But it’s writers like Fink who do more damage. Writers like Fink who “investigate” us, who “research” us, who proclaim themselves as authorities by virtue of the time they spend listening to us even as they misrepresent us, as they ignore us, as they prove they have not heard a single word we’ve said. These are the writers whose narratives are respected and valued. And those narratives go on to shape public opinion and public policy. They crowd out the messier, more nuanced and complicated stories of marginalized people. They supercede—and then erase—local voices.
And local voices are important whenever we’re trying to understand a concept or an event that connected to a place. You can’t understand a place unless you understand the people who define and are defined by it. This is especially important in the context of New Orleans, a city whose unique geography, history as a French and Spanish (not British) colony, and strong connections to the Caribbean and the African Diaspora differentiate it from much of the rest of the United States. We are a city shaped by what historian Ned Sublette calls our “apartness.” New Orleans is “an alternative American history all in itself.”
If you’re going to tell a story of New Orleans—and not the story of New Orleans, because there is never a single story, and it’s dangerous to act like there is—you have to focus on the local.
But I want to be clear that I’m not trying to argue that people who aren’t from New Orleans or who didn’t experience the storm shouldn’t be allowed to write about it. It’s perfectly possible for outsiders to listen to us, to hear us, and to champion our voices as they tell our stories. And there are lots of outsiders who have done just that.
Take, for example, Chicago native Patricia Smith, whose heartbreakingly beautiful collection of Katrina poems, Blood Dazzler, was published in 2008. Like Fink and McQueary, Smith isn’t from New Orleans or the Gulf South. She didn’t experience the storm. But unlike Fink, whose prioritization of official, verifiable (and often outsider) sources hides local knowledges, and McQueary, who just straight up doesn’t seem to give a shit about what the people here experienced—she just uses us as clickbait for an article about urban reform in her city—Smith centers the voices of those who experienced Katrina. She writes persona poems in the voices of people like Ethel Freeman, who died in her wheelchair outside of the Convention Center. Ms. Freeman’s body, which her son, who was ordered to leave her there, had covered with a poncho, sat for days. Abandoned. Rotting. Alone. Smith channels Freeman in a poem, Ethel’s Sestina. Smith gives her Freeman a voice.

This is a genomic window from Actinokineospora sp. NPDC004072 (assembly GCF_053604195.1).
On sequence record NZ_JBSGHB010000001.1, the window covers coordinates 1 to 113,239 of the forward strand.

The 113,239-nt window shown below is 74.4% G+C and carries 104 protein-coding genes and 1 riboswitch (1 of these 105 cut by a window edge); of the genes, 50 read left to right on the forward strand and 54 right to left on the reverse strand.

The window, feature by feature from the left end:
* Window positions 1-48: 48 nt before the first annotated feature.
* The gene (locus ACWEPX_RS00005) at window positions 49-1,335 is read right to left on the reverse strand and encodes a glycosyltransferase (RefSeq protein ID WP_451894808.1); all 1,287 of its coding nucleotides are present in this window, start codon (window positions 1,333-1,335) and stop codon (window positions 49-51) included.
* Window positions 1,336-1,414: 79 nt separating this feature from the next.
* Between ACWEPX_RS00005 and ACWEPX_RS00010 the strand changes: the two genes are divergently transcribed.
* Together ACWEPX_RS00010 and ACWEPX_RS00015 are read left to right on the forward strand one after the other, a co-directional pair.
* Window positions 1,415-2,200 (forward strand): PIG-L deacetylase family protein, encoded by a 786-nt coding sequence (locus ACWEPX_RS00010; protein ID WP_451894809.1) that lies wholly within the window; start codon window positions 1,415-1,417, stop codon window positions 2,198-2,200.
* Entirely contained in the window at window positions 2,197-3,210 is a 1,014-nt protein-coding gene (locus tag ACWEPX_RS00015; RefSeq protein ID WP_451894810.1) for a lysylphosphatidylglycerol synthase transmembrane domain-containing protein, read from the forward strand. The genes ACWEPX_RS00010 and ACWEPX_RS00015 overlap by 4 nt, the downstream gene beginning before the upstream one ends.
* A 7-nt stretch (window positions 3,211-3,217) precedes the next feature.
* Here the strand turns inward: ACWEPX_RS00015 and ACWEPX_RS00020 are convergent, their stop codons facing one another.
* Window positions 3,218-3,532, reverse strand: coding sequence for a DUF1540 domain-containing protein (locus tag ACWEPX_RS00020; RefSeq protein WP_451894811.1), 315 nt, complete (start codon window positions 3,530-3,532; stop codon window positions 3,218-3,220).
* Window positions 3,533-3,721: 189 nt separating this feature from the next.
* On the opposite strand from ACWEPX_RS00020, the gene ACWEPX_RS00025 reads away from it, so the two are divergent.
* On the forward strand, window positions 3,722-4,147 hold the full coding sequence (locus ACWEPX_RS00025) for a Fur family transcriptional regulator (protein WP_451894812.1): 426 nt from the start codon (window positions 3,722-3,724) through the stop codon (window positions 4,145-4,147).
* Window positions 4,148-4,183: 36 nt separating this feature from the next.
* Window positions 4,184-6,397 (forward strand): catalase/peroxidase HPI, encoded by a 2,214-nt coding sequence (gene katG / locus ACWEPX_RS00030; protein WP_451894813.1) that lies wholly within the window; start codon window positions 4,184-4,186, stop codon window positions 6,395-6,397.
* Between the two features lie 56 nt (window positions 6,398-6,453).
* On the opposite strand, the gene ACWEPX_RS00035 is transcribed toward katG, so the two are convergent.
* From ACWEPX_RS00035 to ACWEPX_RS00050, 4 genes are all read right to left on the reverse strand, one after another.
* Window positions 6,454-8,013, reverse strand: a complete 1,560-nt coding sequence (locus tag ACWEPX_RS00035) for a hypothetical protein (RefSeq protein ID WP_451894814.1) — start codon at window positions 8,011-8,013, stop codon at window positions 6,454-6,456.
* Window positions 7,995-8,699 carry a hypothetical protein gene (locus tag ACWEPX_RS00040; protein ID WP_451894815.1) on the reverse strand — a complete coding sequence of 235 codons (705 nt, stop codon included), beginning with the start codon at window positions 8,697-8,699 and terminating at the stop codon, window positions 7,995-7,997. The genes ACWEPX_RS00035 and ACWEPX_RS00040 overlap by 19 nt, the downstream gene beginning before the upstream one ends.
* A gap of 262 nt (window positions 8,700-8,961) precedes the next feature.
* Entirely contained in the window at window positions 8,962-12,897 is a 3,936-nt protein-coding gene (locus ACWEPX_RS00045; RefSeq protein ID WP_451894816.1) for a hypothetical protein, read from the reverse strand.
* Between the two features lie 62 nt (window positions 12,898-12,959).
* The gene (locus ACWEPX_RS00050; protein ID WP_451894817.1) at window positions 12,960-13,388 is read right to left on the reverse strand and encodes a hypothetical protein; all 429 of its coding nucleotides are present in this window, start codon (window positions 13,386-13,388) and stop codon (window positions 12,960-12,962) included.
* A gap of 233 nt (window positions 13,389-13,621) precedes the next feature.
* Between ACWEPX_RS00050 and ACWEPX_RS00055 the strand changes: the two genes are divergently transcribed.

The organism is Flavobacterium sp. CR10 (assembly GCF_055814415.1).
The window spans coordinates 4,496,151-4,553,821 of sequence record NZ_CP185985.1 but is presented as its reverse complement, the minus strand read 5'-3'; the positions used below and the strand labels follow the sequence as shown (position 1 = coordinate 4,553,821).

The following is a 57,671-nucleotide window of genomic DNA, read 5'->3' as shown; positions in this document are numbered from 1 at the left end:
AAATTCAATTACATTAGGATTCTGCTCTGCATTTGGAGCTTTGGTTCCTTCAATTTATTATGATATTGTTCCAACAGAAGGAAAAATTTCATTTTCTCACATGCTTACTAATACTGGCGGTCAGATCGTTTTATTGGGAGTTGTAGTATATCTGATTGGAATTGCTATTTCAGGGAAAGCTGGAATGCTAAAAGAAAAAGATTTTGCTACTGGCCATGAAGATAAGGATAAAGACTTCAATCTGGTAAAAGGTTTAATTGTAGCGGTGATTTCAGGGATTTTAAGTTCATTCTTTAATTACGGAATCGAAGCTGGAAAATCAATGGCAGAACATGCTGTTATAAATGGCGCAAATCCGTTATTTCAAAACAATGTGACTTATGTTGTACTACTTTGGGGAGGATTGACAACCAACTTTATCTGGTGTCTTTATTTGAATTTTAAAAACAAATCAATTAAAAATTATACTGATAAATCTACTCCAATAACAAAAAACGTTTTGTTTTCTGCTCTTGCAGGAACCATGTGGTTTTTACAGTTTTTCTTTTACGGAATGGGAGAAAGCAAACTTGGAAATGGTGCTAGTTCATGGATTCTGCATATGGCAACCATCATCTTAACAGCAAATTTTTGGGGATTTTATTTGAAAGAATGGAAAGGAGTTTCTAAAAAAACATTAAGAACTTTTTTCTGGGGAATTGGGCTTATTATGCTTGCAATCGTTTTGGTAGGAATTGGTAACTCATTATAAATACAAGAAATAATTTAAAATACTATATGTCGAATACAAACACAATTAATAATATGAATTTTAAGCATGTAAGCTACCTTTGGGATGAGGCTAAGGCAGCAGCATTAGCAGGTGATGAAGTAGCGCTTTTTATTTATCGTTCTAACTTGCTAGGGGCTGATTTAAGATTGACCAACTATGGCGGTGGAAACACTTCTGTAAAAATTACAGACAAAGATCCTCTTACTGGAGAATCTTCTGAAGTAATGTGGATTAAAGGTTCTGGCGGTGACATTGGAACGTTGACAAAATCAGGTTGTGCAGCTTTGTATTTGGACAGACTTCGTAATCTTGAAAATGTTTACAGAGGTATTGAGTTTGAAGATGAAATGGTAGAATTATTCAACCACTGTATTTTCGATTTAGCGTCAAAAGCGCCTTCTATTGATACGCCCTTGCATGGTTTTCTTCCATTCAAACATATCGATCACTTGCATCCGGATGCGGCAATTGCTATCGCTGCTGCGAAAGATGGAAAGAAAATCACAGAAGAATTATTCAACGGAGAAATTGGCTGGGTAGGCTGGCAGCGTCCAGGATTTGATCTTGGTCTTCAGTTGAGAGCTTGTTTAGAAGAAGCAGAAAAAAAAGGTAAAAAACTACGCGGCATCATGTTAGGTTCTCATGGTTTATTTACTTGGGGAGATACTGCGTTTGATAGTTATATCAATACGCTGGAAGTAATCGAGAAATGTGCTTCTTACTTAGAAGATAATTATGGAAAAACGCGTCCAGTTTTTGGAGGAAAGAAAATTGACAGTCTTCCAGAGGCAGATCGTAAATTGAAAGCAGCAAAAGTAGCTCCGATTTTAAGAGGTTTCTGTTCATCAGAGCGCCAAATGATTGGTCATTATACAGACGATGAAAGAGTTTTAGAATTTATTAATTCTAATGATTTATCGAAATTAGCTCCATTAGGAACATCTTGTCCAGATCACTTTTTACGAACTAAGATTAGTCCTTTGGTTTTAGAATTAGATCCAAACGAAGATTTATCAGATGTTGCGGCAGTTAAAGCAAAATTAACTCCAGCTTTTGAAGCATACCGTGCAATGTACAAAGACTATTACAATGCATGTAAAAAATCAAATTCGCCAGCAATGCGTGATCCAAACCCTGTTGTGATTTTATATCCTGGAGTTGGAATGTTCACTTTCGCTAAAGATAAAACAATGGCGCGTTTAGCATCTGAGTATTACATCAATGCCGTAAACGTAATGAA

Ethel Freeman isn’t the only holder of local knowledge to get a voice in Blood Dazzler. Smith offers poems in the voice of the city, in the voice of Katrina herself as well as other historical storms like Betsy and Camille. There’s a dog Luther B. She includes that the voices of New Orleanians are different races, classes, and ages and from different neighborhoods. Smith channels the voices of people who are doubly and triply marginalized, even inside the city, when she writes a poem in the voice of a trans woman wading home through flood water. She writes about the most vulnerable members of society, like the 34 residents of St. Rita’s nursing home—34 people who, because they were old and feeble, were left to die. And she writes about about the powerful, channeling the voices of George W. Bush and the man he appointed to be director of FEMA, Michael “Heck of a Job” Brown.
Smith gives so many voices so much space to tell their stories.
I don’t think people will stop writing about Katrina. This time next year, we’ll all be talking about it again—though maybe, because the 11th anniversary isn’t as round and notable as the 10th, coverage will be slightly less ubiquitous. I’m sure that two years from now, when New Orleans celebrates its bicentennial, Katrina will loom large. The storm was, after all, the catalyst for the creation of what lots of people are calling a “new” New Orleans.
The textual flood that began when the levees broke will, I have no doubt, continue.
But I hope this time around, the textual flood is different. I hope that we can be a little more careful about how we write about the storm and people and places it devastated. I hope that the journalists and activists and thinkers who are investigating the people of the Gulf South have gotten better at listening. I hope we have fewer Kristen McQuearys and Sheri Finks. I hope we have more writers like Patricia Smith. I hope they’re more able to hear us.
Ed Note: Some language in the writer’s open letter to McQueary was changed after publication.
Terri Coleman reads, writes, and rages in New Orleans. You can find her on twitter @tfscoleman.
Image via Getty.